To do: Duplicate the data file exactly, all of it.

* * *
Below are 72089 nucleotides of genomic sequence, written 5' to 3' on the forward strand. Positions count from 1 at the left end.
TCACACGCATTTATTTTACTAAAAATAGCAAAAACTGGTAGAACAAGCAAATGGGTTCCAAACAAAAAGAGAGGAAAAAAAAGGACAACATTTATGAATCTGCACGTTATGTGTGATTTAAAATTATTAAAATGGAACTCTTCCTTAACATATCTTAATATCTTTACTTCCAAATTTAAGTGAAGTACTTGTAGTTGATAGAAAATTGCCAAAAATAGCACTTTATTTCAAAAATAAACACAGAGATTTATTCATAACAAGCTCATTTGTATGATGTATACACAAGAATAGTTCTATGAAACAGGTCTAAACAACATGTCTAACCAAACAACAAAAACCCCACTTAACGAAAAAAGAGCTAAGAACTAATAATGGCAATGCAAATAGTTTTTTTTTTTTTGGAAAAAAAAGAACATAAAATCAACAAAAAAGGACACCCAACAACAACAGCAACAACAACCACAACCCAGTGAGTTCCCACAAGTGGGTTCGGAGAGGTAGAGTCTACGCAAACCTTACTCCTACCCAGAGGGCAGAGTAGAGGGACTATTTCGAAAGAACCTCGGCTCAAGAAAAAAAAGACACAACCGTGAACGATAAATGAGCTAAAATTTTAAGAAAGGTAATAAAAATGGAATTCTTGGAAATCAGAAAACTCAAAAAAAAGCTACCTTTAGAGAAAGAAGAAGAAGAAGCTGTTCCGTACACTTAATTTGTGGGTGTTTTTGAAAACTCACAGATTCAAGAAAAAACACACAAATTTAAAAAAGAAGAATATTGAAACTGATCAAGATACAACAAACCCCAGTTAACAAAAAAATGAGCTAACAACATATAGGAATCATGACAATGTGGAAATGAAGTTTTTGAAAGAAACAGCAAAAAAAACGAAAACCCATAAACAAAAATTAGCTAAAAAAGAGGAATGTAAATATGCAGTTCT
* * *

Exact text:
Below are 72089 nucleotides of genomic sequence, written 5' to 3' on the forward strand. Positions count from 1 at the left end.
TCACACGCATTTATTTTACTAAAAATAGCAAAAACTGGTAGAACAAGCAAATGGGTTCCAAACAAAAAGAGAGGAAAAAAAAGGACAACATTTATGAATCTGCACGTTATGTGTGATTTAAAATTATTAAAATGGAACTCTTCCTTAACATATCTTAATATCTTTACTTCCAAATTTAAGTGAAGTACTTGTAGTTGATAGAAAATTGCCAAAAATAGCACTTTATTTCAAAAATAAACACAGAGATTTATTCATAACAAGCTCATTTGTATGATGTATACACAAGAATAGTTCTATGAAACAGGTCTAAACAACATGTCTAACCAAACAACAAAAACCCCACTTAACGAAAAAAGAGCTAAGAACTAATAATGGCAATGCAAATAGTTTTTTTTTTTTTGGAAAAAAAAGAACATAAAATCAACAAAAAAGGACACCCAACAACAACAGCAACAACAACCACAACCCAGTGAGTTCCCACAAGTGGGTTCGGAGAGGTAGAGTCTACGCAAACCTTACTCCTACCCAGAGGGCAGAGTAGAGGGACTATTTCGAAAGAACCTCGGCTCAAGAAAAAAAAGACACAACCGTGAACGATAAATGAGCTAAAATTTTAAGAAAGGTAATAAAAATGGAATTCTTGGAAATCAGAAAACTCAAAAAAAAGCTACCTTTAGAGAAAGAAGAAGAAGAAGCTGTTCCGTACACTTAATTTGTGGGTGTTTTTGAAAACTCACAGATTCAAGAAAAAACACACAAATTTAAAAAAGAAGAATATTGAAACTGATCAAGATACAACAAACCCCAGTTAACAAAAAAATGAGCTAACAACATATAGGAATCATGACAATGTGGAAATGAAGTTTTTGAAAGAAACAGCAAAAAAAACGAAAACCCATAAACAAAAATTAGCTAAAAAAGAGGAATGTAAATATGCAGTTCT